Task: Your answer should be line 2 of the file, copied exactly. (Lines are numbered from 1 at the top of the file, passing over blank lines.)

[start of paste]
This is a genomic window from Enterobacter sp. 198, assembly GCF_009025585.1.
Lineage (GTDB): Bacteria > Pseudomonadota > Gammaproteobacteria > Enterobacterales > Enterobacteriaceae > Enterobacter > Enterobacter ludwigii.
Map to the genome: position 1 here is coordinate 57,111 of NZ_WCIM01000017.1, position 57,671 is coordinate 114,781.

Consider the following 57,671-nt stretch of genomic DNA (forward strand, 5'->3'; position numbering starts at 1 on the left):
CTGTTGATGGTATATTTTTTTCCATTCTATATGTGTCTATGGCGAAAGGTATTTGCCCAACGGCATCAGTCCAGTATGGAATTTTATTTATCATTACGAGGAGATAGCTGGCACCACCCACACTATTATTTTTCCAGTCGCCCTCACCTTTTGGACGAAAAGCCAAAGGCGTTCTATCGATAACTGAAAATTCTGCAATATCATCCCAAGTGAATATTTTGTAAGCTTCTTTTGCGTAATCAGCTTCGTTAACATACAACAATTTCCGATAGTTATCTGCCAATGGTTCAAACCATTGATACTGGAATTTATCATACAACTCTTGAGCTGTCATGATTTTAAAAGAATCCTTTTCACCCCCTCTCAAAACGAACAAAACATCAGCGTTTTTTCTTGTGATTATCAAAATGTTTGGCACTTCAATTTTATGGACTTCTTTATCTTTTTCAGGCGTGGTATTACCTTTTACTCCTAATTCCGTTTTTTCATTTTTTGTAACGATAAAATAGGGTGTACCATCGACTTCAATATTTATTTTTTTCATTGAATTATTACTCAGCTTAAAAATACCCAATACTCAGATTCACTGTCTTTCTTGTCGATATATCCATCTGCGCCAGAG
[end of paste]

Lineage (GTDB): Bacteria > Pseudomonadota > Gammaproteobacteria > Enterobacterales > Enterobacteriaceae > Enterobacter > Enterobacter ludwigii.